How to Advocate for a Loved One in the Hospital

Bonnie Friedman

How to Advocate for a Loved One in the Hospital

Bonnie Friedman

When someone you love is hospitalized, you likely want to do everything possible to make sure they get the best care. It may seem like a daunting task. After all, you didn’t go to medical or nursing school. Doctors may seem hurried and unapproachable. You may feel intimidated by their stature and knowledge.

What’s more, hospitals are scary places. The sounds, smells, language--even the food--are all different from our usual day-to-day experiences. Family and patients alike may feel like strangers lost in a foreign land. Where do you even begin?

For starters, take a deep breath. You have more to offer than you may realize. As a family member, you are not a visitor in the hospital room. You know the patient better than anyone else in the hospital and are an important part of the care team. That should be recognized by the doctors, nurses, and other medical professionals taking care of your loved one. If it’s not, you may need to nicely remind them!

Being an advocate means finding your voice and trusting your instincts. That’s how you can be most effective. For many of us, these are learned skills. So be kind to yourself if you don’t acquire them all at once. Like parenting, we learn what we need to know as we go along.

My husband, who is doing well now, was hospitalized 14 times over a 24-year period. A few were relatively minor situations but most were serious and some involved life-threatening circumstances. One of the things I learned as his advocate is that my role is as important as the doctors and nurses. It’s just different. I don’t pretend to have specialized medical training or skill. I don’t substitute my judgement for theirs. But I know my husband just as you know your loved one. And I know that my involvement can make a difference in his care. Sometimes it can even be lifesaving.

How do you become an advocate?

The first thing is to make sure you take good care of yourself. Get rest, eat and sleep as well as possible, take breaks. Let others help you. Remember, you can’t help anyone if you get sick or rundown yourself.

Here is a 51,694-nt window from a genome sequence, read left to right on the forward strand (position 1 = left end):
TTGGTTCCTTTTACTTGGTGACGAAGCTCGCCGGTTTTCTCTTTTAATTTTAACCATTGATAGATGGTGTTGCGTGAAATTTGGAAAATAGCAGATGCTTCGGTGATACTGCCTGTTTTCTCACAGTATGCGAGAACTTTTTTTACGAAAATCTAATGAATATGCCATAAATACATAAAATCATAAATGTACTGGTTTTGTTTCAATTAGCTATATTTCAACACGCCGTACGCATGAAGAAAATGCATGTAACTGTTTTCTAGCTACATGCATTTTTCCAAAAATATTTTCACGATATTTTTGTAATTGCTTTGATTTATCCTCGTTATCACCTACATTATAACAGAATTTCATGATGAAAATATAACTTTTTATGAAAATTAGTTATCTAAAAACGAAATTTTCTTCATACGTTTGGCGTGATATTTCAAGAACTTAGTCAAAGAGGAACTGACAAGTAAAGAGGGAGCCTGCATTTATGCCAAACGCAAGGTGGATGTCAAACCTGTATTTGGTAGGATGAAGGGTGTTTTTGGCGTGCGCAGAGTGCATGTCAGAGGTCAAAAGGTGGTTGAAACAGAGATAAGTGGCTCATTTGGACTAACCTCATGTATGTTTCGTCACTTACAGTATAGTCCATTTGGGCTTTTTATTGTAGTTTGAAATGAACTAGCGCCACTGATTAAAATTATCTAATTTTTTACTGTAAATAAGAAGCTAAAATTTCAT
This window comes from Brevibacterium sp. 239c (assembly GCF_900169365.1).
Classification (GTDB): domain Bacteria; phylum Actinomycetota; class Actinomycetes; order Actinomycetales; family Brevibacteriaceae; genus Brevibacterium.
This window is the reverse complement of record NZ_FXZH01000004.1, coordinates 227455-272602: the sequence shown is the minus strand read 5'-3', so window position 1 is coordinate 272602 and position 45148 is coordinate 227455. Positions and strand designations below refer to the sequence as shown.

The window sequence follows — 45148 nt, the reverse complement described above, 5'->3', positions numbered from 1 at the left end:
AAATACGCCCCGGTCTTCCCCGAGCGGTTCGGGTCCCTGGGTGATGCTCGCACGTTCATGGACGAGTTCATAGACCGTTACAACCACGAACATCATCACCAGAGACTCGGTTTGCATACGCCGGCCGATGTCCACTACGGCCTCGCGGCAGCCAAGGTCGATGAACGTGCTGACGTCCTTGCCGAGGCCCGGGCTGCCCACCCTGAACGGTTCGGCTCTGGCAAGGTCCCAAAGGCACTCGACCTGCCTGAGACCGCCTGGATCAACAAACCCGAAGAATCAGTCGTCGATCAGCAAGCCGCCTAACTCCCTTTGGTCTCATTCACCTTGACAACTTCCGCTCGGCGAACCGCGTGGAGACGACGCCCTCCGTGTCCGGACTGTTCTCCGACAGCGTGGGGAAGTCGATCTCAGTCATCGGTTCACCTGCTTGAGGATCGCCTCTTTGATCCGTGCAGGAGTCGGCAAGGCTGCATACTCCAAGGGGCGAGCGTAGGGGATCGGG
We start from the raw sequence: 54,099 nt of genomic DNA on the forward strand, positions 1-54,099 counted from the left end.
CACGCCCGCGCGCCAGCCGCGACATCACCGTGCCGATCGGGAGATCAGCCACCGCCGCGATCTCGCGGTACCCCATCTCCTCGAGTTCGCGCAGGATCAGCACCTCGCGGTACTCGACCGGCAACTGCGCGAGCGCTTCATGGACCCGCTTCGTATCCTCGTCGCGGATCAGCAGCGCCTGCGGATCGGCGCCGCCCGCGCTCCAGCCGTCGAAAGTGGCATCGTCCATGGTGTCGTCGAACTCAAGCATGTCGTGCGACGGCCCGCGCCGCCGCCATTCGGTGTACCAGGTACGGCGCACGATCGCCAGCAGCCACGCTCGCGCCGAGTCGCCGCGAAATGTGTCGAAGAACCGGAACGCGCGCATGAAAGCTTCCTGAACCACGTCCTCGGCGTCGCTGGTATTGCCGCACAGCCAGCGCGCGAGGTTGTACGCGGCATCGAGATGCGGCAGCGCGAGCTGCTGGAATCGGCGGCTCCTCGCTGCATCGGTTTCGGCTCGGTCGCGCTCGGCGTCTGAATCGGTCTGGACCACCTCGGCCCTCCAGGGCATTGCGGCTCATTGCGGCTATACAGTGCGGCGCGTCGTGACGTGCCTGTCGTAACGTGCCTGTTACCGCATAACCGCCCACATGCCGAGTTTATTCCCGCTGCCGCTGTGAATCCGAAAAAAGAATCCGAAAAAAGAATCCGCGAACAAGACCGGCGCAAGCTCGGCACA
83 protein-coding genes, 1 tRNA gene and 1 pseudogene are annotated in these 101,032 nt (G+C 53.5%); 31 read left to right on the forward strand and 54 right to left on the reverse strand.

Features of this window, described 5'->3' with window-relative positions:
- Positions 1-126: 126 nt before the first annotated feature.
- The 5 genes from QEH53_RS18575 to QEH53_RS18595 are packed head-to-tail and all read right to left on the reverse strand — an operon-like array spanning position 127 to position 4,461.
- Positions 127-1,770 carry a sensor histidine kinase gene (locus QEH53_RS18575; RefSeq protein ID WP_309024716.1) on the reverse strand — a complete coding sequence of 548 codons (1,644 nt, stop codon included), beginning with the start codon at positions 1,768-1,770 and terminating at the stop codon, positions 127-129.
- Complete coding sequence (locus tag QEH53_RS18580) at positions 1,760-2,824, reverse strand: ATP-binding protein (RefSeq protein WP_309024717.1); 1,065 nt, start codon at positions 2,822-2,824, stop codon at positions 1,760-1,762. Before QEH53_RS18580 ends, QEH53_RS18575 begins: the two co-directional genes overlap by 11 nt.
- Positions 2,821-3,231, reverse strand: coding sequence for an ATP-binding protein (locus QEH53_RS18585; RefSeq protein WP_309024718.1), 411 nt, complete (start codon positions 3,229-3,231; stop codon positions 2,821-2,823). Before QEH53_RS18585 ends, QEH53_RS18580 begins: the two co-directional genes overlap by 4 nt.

Next, be as prepared and informed as you can. Keep a folder with all pertinent information including a copy of the patient’s advance directive, medical power of attorney, and other documents. Also have a copy of current medications, significant medical history, and names of doctors that your loved one currently sees. If you have access to the documents given to your loved one at the time of admission, keep those papers in your folder as well. You never know what you are going to need or when you are going to need it.

Also keep a notebook handy and track as many details as possible--the names of the doctors seeing your loved one, their area of specialty, which one is in charge of your loved one’s case, what tests are being performed, what diagnoses and prognoses are available to you, and what questions you want to ask.

In the midst of the Coronavirus pandemic, it may be harder than ever to catch up with busy doctors. (It is difficult enough under normal circumstances.) You may not be able to be with your loved one in the hospital or may be limited to strict hours of visitation. Either way, make use of the telephone and technology to stay connected. Ask if the doctor uses an app to include you in morning rounds or other conversations involving your loved one. If that doesn’t work, try to schedule a phone or online appointment to discuss your loved one’s condition.

You may have to be tenacious in insisting on some form of communication. Medical professionals are stretched to their limits by the pandemic. So, it’s important to remain professional and calm. You’re likely to get the same treatment in return. Also make good use of your time with the notebook as your guide. Ask the most important questions first. Don’t be like Inspector Colombo saving the critical “one more thing” for last as the doctor is walking out the door.

Nurses can be your best friends in the hospital. They are natural advocates for their patients and often are able or willing to take extra time to explain circumstances to you and your loved one and help you understand what is happening. They also can be effective in putting you in touch with doctors when you need extra help making those connections.

The more you know and the more you can share as your loved one’s advocate, the better theY will fare in the hospital and later at home. For example, families can:

  • Fill in the blanks when the sick patient doesn’t fully comprehend everything being said or is not able to remember it later;
  • Bring information, perspective, and insight that patients often cannot or will not share themselves; and
  • Ensure instructions are followed regarding medication, doctor visits, exercise, driving and other restrictions when the patient leaves the hospital.

This may sound like a lot of work. I understand because I have been there myself. I showed up for early-morning rounds, insisted doctors listen when I had important background information to contribute, enlisted the help of nurses to make sure my husband got the care he needed, and fought the good fight all the way to the top of the hospital hierarchy when I knew it was necessary.

I can assure you that the effort is well worth it. Research shows that patient and family-centered medicine provides the best clinical outcome, increases patient satisfaction, lowers costs, reduces risks of readmission and can save lives. So, go to the hospital prepared, in person or virtually if necessary, to participate as a member of the care team. You have a lot to offer, and you just may help save your loved one’s life.

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